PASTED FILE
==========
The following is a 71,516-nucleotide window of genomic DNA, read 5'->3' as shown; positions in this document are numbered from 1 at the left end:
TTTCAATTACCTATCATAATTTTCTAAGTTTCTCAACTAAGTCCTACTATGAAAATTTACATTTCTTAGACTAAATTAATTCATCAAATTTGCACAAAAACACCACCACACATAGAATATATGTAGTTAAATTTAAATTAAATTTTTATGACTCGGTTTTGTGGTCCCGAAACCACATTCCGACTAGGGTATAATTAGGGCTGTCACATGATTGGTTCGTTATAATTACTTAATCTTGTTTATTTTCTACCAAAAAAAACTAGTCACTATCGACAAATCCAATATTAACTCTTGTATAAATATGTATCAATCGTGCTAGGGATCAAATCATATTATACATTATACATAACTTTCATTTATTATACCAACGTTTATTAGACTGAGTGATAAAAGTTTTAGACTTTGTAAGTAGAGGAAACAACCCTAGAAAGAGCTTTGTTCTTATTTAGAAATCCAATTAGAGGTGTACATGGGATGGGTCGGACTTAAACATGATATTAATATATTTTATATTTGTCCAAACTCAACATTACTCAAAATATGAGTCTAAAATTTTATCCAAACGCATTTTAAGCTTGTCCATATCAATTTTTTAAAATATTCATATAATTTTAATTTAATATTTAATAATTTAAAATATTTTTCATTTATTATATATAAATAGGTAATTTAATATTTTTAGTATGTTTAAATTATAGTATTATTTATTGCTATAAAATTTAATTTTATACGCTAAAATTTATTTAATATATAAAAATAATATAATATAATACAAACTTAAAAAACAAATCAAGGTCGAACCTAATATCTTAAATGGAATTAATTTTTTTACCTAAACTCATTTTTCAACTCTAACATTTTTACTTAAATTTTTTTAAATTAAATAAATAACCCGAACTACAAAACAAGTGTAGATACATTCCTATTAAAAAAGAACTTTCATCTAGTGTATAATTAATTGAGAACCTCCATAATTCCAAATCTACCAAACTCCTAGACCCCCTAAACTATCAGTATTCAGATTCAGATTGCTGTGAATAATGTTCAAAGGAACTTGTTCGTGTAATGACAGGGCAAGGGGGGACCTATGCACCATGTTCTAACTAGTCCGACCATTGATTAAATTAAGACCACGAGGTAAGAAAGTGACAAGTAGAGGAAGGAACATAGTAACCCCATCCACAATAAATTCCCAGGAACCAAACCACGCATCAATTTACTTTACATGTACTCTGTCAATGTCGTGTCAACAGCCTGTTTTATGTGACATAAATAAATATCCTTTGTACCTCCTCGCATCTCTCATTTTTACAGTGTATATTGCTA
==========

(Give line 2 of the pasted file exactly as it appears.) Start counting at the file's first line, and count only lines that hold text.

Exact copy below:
TTTCAATTACCTATCATAATTTTCTAAGTTTCTCAACTAAGTCCTACTATGAAAATTTACATTTCTTAGACTAAATTAATTCATCAAATTTGCACAAAAACACCACCACACATAGAATATATGTAGTTAAATTTAAATTAAATTTTTATGACTCGGTTTTGTGGTCCCGAAACCACATTCCGACTAGGGTATAATTAGGGCTGTCACATGATTGGTTCGTTATAATTACTTAATCTTGTTTATTTTCTACCAAAAAAAACTAGTCACTATCGACAAATCCAATATTAACTCTTGTATAAATATGTATCAATCGTGCTAGGGATCAAATCATATTATACATTATACATAACTTTCATTTATTATACCAACGTTTATTAGACTGAGTGATAAAAGTTTTAGACTTTGTAAGTAGAGGAAACAACCCTAGAAAGAGCTTTGTTCTTATTTAGAAATCCAATTAGAGGTGTACATGGGATGGGTCGGACTTAAACATGATATTAATATATTTTATATTTGTCCAAACTCAACATTACTCAAAATATGAGTCTAAAATTTTATCCAAACGCATTTTAAGCTTGTCCATATCAATTTTTTAAAATATTCATATAATTTTAATTTAATATTTAATAATTTAAAATATTTTTCATTTATTATATATAAATAGGTAATTTAATATTTTTAGTATGTTTAAATTATAGTATTATTTATTGCTATAAAATTTAATTTTATACGCTAAAATTTATTTAATATATAAAAATAATATAATATAATACAAACTTAAAAAACAAATCAAGGTCGAACCTAATATCTTAAATGGAATTAATTTTTTTACCTAAACTCATTTTTCAACTCTAACATTTTTACTTAAATTTTTTTAAATTAAATAAATAACCCGAACTACAAAACAAGTGTAGATACATTCCTATTAAAAAAGAACTTTCATCTAGTGTATAATTAATTGAGAACCTCCATAATTCCAAATCTACCAAACTCCTAGACCCCCTAAACTATCAGTATTCAGATTCAGATTGCTGTGAATAATGTTCAAAGGAACTTGTTCGTGTAATGACAGGGCAAGGGGGGACCTATGCACCATGTTCTAACTAGTCCGACCATTGATTAAATTAAGACCACGAGGTAAGAAAGTGACAAGTAGAGGAAGGAACATAGTAACCCCATCCACAATAAATTCCCAGGAACCAAACCACGCATCAATTTACTTTACATGTACTCTGTCAATGTCGTGTCAACAGCCTGTTTTATGTGACATAAATAAATATCCTTTGTACCTCCTCGCATCTCTCATTTTTACAGTGTATATTGCTA